Toda M.J.,Institute of Low Temperature Science | Toda M.J.,Hokkaido University | Lakim M.B.,Sabah Parks
Entomological Science | Year: 2011

A total of 21 Colocasiomyia species, including 17 undescribed species, are reported from Sabah (Mt. Kinabalu and neighboring areas), Malaysia, based on samples collected from inflorescences of 14 or 15 Araceae species. This number of species is the largest as a local fauna of this genus in the world. The high species diversity is attributed to 12 undescribed species belonging to the Colocasiomyia baechlii species group. A particular breeding habit of Colocasiomyia is sharing of the same inflorescence by a pair of species, with partial niche separation between them: one species uses exclusively the pistillate (lower female-flower) section of the spadix for oviposition and larval development, whereas the other mostly uses the staminate (upper male-flower) section. However, the baechlii group species show quite different patterns of host plant use: many (up to eight) species cohabit on the same inflorescence. It is unlikely that they separate their breeding niches micro-allopatrically within an inflorescence. Instead, species composition and their proportions of individual numbers vary among different localities, seasons and host plants, with partial overlap among them. Such partial separations in local distribution, phenology and host selection would in combination contribute to their coexistence and promote the species diversity of this group. © 2011 The Entomological Society of Japan.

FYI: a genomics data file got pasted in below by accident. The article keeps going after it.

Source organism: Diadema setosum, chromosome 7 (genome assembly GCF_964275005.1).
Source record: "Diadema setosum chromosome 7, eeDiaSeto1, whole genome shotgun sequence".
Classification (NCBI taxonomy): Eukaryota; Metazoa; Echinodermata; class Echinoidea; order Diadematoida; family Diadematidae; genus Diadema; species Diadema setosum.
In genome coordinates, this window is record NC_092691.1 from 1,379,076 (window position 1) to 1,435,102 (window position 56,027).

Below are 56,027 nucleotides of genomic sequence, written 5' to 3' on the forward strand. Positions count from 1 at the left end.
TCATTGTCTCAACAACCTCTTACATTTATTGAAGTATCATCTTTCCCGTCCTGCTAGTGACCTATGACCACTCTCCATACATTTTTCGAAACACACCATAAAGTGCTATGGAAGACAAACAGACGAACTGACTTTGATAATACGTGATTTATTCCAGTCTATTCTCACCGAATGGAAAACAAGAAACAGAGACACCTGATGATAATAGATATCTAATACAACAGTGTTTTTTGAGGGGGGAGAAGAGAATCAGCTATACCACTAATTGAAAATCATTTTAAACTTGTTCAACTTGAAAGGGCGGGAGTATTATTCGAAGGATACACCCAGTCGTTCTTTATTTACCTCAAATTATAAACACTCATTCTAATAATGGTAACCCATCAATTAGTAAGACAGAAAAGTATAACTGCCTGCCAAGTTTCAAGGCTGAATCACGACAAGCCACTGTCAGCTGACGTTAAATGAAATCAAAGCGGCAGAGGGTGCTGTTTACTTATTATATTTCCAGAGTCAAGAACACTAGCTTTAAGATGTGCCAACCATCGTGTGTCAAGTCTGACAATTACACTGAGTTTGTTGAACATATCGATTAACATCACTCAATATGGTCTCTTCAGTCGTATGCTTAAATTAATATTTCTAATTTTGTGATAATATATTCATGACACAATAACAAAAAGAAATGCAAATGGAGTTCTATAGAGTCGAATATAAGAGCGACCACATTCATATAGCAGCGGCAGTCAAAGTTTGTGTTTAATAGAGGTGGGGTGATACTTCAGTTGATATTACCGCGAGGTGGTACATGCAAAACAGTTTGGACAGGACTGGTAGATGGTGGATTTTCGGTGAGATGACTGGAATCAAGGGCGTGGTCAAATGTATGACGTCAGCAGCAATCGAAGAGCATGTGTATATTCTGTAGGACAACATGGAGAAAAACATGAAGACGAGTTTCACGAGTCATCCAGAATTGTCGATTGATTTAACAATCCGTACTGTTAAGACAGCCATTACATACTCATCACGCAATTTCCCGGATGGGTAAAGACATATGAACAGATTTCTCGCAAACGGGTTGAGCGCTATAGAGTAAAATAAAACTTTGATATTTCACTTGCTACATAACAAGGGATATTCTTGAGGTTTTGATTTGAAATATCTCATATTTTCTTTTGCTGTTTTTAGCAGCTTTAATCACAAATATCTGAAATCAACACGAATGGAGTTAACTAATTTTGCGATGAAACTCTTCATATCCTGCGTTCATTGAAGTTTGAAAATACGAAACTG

van der Ent A.,University of Queensland | Erskine P.,University of Queensland | Sumail S.,Sabah Parks
Chemoecology | Year: 2015

Sabah (Malaysia) has one of the largest surface expressions of ultramafic rocks on Earth and in parallel hosts one of the most species-rich floras. Despite the extensive knowledge of the botanical diversity and the chemistry of these substrates, until recently the records for nickel (Ni) hyperaccumulator plants in the area have been scant. Recent intensive screening has resulted in 19 new records, adding to the 5 previously known from Sabah. The results of this study indicate that most Ni hyperaccumulator plants in Sabah are restricted to successional habitats (ridges, river banks, secondary vegetation) at elevations <1200 m a.s.l. Moreover, Ni hyperaccumulators are locally common both in terms of number of individuals and relative number of species. Nickel hyperaccumulation occurs most frequently in the Order Malpighiales (families Dichapetalaceae, Phyllanthaceae, Salicaceae, Violaceae), and is particularly common in the Phyllanthaceae (genera Phyllanthus, Glochidion). Comparison of soil chemistry with elements accumulated in hyperaccumulator foliage showed significant correlation between soil exchangeable Ca, K, P and the foliar concentrations of these elements. No direct relationship was found between soil Ni and foliar Ni, although foliar Ni was negatively correlated with soil pH. Nickel hyperaccumulation has been hypothesised to fulfil herbivory protection functions, but extensive herbivory-induced leaf damage on Ni hyperaccumulators in Sabah was common, and specialist (Ni-tolerant) insect herbivores were found on several species in this study. The identification of Ni hyperaccumulators is necessary to facilitate their conservation and potential future utilisation in Ni phytomining. © 2015, Springer Basel.

Takano K.T.,Hokkaido University | Repin R.,Sabah Parks | Mohamed M.B.,Universiti Malaysia Sabah | Toda M.J.,Hokkaido University
Plant Biology | Year: 2012